Commentary: MIT Bucks the Trend and Reinstates Its SAT/ACT Requirement

SAT multiple choice exam with a number 2 pencil

In case you missed it, on Monday MIT announced that they would be reinstating their SAT/ACT requirement for future admissions cycles. Like many universities, MIT had ditched the tests during the pandemic.

Even prior to the pandemic, however, there had been a widespread push to abandon these tests to enhance diversity.

“Data shows tests like the SAT are biased against students from low-income households. Poorer students tend to perform worse on the test,” CNN reported in 2015. “Blacks and Hispanics also consistently score lower on the SAT than whites.” (CNN conveniently left out that Asian Americans score much higher than whites, presumably because it didn’t fit the narrative.)

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The Online SAT Will Be Shorter and Easier

Woman on laptop

A common college admissions test, the SAT, will roll out its online version in the U.S. starting in March 2024, The Wall Street Journal reported. The new test is reportedly expected to be easier, shorter and simpler.

The test will be reduced from three hours to two with shorter reading passages followed by single questions, while math problems will be less wordy with calculators permitted for every question, according to Priscilla Rodriguez, vice president of college readiness assessments at the College Board, the test’s operator and regulator, the WSJ reported.

“The digital SAT will be easier to take, easier to give and more relevant,” Rodriguez told the WSJ.

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Georgia Students’ Average ACT Score Rises, Beating National Average and Bucking National Trend

Nationwide, American College Test (ACT) scores are down, but Georgia high-school students are defying the trend and scoring higher than the national average, according to new data.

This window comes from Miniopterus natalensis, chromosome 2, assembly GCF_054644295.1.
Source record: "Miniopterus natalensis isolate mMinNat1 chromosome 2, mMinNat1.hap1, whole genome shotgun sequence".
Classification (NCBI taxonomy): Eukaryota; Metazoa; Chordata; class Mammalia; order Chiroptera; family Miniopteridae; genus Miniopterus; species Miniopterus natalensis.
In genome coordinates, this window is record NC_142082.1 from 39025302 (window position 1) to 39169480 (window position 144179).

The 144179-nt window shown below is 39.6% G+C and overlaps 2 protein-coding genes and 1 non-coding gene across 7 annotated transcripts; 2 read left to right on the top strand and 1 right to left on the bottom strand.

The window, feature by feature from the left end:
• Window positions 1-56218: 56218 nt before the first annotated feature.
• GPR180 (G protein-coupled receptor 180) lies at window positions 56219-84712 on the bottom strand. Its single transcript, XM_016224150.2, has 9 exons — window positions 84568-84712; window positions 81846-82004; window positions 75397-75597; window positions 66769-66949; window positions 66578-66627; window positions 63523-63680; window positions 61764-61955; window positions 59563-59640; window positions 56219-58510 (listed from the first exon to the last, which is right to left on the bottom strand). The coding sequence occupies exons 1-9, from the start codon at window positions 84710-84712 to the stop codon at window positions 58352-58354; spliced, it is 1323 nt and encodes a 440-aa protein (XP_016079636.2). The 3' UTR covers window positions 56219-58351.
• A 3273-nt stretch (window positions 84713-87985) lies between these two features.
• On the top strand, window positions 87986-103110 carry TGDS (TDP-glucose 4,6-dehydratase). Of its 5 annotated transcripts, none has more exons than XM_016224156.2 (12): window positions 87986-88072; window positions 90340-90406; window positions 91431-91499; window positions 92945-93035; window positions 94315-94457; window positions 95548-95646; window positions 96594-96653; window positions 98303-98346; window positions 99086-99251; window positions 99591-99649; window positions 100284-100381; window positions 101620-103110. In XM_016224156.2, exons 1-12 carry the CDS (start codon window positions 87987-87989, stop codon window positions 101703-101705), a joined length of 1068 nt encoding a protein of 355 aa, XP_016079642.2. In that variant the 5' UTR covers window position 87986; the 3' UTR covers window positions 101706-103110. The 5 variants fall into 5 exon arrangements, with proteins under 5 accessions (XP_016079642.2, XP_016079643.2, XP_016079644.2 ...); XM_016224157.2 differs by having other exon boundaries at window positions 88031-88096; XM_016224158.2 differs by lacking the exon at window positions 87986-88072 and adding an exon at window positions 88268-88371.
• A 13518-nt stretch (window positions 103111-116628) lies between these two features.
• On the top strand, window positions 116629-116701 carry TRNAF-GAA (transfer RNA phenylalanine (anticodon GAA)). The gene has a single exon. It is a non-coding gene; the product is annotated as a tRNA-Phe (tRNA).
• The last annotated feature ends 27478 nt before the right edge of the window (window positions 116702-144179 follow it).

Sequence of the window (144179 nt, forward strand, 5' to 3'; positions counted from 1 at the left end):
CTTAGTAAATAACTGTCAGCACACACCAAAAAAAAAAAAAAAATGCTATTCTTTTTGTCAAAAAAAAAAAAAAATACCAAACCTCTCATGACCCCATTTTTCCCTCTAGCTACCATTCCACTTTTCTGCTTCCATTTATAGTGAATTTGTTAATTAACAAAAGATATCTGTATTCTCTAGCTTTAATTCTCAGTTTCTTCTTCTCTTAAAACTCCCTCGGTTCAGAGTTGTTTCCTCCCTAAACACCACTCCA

Peach-State students’ average composite score on all components of the college-entrance examination in 2021 is 22.6, compared with a 20.3-point average U.S. score—the lowest national mean in more than a decade. (The highest score someone can achieve on the ACT is 36.) This is the fifth year in a row when Georgians exceeded the national average ACT score.

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Commentary: Critical Race Theory Has Radically Transformed America’s Corporations and Public Schools

People in the streets protesting

Just four weeks ago, I wrote about the rising resistance to the woke craze and critical race theory, and much has transpired since then.

Here in California, even Disneyland has not been spared the wrath of the crazies. On May 7, the incomparable Christopher Rufo reported that “The Wokest Place on Earth” now includes employee trainings on systemic racism, white privilege, white fragility, and white saviors, and also launched racially segregated “affinity groups” at the company’s headquarters.

But just five days later, Rufo disclosed that Disney “has removed its entire antiracism program from the company’s internal portal, effectively scrubbing it out of existence.” Rufo added, “This is a major victory in the war against ‘woke capital,’” and noted that a “significant backlash from the public” was responsible for the shift. While some skeptics suggested that the policy was being “tweaked or rebranded, not scrubbed,” Rufo responded, “Possibly, but small victories start to add up. We’ve set the precedent—and forced a $329 billion company to back down.”

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University of Tennessee, Knoxville to Require SAT, ACT Scores For Home-Schoolers, But Not For Public School Students Through Fall 2025

Person filling in exam answers

The University of Tennessee, Knoxville (UTK) will be test-optional until fall 2025 for all applicants – unless you were home-schooled. UTK will prohibit home-schoolers from capitalizing on their test-optional policy, as well as those students from schools that didn’t use alpha or numerical grading systems. UTK said their decision reflected a commitment to equity in a press release issued on Thursday.